And if we have peace with God, then we have access to His presence.  What could keep us away?

And if we have access to God’s presence, then this is worth rejoicing about, is it not?  Moreover, if we know that we have access to His presence at any time, then it follows that His glory shines on (and therefore through) us, and even when we die we will have access to His glory.  This gives us hope; we know how the story ends.

But not only that, we also know that the end of the Story will be reflected in the little stories of our life, now.  So when a difficulty arises today, we know that the hard times teach us to persist, and by persisting we become different — better — people.  The sort of people who see hope not just in the far future, but in the present, who benefit from difficulty rather than being defeated by it.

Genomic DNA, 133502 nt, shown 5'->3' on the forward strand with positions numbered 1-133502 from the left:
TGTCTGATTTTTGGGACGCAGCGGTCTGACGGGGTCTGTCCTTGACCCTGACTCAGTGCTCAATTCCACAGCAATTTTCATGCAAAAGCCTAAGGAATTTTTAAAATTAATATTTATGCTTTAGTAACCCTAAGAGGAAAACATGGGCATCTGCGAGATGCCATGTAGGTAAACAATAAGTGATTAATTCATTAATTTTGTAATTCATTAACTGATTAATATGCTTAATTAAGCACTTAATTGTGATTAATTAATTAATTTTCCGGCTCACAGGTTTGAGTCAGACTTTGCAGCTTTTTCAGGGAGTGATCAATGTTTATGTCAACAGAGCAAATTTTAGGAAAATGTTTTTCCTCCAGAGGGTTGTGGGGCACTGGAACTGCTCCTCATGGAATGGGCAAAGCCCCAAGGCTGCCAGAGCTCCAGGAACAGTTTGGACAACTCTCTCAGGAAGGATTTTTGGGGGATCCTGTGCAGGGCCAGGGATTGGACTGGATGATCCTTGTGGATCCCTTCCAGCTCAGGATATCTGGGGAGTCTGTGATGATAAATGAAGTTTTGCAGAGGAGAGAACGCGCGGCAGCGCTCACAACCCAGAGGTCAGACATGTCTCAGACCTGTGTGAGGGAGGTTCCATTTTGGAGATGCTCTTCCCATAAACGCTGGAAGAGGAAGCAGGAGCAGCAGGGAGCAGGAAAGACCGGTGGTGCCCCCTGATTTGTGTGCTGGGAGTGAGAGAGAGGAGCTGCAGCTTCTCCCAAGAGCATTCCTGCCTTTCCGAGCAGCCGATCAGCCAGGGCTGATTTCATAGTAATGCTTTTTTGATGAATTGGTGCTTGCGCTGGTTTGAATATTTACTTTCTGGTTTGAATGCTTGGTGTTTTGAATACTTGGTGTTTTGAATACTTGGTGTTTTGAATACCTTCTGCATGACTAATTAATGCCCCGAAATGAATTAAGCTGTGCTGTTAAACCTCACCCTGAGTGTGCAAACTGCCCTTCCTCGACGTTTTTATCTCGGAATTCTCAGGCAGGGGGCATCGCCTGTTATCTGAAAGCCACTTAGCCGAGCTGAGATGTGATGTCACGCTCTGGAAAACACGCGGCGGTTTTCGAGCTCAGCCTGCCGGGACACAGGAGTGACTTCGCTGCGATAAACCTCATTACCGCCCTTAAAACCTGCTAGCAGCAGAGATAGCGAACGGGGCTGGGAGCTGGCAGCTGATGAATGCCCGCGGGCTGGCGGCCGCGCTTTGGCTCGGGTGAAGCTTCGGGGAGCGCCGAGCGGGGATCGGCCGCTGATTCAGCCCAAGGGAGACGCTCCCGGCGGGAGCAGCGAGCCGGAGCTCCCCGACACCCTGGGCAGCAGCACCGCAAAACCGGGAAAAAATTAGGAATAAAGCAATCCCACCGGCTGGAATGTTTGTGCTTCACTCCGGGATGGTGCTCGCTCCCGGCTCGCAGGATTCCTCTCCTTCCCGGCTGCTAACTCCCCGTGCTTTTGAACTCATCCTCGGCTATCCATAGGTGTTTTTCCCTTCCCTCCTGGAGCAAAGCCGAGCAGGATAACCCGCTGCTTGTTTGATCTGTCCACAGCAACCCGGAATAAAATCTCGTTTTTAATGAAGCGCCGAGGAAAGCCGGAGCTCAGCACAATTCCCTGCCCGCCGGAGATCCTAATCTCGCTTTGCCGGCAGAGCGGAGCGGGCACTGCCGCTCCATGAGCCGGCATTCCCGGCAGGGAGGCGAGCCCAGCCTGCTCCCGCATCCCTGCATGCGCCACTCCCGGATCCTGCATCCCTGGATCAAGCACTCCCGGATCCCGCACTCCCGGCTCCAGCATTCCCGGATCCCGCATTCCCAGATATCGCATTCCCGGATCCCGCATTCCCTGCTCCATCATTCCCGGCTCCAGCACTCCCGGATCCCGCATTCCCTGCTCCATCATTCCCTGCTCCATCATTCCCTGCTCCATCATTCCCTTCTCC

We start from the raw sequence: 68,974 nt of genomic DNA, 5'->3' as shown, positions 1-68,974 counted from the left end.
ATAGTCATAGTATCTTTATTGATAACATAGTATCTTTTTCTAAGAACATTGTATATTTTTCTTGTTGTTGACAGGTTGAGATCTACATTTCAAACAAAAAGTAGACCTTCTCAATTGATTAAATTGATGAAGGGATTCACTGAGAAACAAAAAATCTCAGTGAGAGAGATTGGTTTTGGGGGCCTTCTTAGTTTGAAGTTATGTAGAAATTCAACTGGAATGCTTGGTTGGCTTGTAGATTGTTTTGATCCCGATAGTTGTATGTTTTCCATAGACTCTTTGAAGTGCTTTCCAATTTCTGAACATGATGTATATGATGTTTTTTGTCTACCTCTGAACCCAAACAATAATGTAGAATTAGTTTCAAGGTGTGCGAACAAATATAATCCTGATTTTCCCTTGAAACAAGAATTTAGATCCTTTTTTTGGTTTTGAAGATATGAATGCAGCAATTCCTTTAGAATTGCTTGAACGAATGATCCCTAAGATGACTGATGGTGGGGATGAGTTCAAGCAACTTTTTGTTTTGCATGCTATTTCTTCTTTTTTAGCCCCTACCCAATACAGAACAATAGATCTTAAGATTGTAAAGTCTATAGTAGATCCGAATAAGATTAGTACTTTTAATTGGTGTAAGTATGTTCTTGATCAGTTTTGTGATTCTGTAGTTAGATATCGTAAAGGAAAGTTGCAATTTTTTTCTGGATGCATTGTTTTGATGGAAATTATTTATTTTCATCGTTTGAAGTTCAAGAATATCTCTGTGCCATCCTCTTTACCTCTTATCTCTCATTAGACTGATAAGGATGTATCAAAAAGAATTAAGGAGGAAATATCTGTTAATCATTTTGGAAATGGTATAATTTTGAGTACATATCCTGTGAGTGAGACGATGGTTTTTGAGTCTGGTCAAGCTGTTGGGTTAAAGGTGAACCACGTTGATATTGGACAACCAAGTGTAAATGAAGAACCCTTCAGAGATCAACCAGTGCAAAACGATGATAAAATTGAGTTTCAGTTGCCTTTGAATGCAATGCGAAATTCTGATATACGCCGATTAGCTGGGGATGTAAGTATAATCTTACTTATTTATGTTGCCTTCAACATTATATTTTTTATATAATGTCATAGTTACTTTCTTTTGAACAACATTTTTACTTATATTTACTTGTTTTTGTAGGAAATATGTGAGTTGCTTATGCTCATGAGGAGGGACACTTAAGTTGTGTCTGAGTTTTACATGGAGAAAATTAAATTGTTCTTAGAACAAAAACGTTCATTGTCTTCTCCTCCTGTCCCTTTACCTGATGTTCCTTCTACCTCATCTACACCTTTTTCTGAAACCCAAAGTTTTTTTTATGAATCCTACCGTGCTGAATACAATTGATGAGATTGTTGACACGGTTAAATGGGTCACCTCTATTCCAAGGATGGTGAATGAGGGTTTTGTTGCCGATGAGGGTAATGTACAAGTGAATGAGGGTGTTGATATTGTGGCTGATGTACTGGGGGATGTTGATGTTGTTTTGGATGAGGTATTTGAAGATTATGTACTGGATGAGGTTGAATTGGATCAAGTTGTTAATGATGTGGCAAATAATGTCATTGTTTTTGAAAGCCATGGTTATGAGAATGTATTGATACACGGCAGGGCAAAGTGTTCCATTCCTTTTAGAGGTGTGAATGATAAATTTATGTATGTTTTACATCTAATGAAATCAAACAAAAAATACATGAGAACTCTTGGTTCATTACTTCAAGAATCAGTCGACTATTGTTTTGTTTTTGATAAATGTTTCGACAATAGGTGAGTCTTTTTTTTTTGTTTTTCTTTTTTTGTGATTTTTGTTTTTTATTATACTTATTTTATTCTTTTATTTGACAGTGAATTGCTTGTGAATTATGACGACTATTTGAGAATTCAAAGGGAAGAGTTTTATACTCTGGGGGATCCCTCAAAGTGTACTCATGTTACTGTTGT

How can we be like this?  Because the Holy Spirit is in us, and He pours out God’s love in our hearts.  We are able to love the people who create difficulties for us, not because we are so wonderful but because the love of God flows through us.

Just how far will God’s love carry us?  We would think twice about giving up a kidney for someone we love.  There’s no way we’d give up a kidney for a stranger, let alone a convicted murderer on death row.  And that’s just a kidney; we could live without a kidney.  God’s love is demonstrated in Jesus giving His life for us, and He did it when we were His enemies.

If God gave us His Son to bring us to Him when we were His enemies, what will He do for us, now that we are His friends?

We still sin, and in this life there are consequences for sin, but considering all He’s done for us, will God not certainly save us from His present wrath against sin?

So here are our reasons to rejoice: We will enter into God’s glory when we die, we can reflect that glory even in our current difficulties, and what’s more, He loves us more deeply than we can imagine.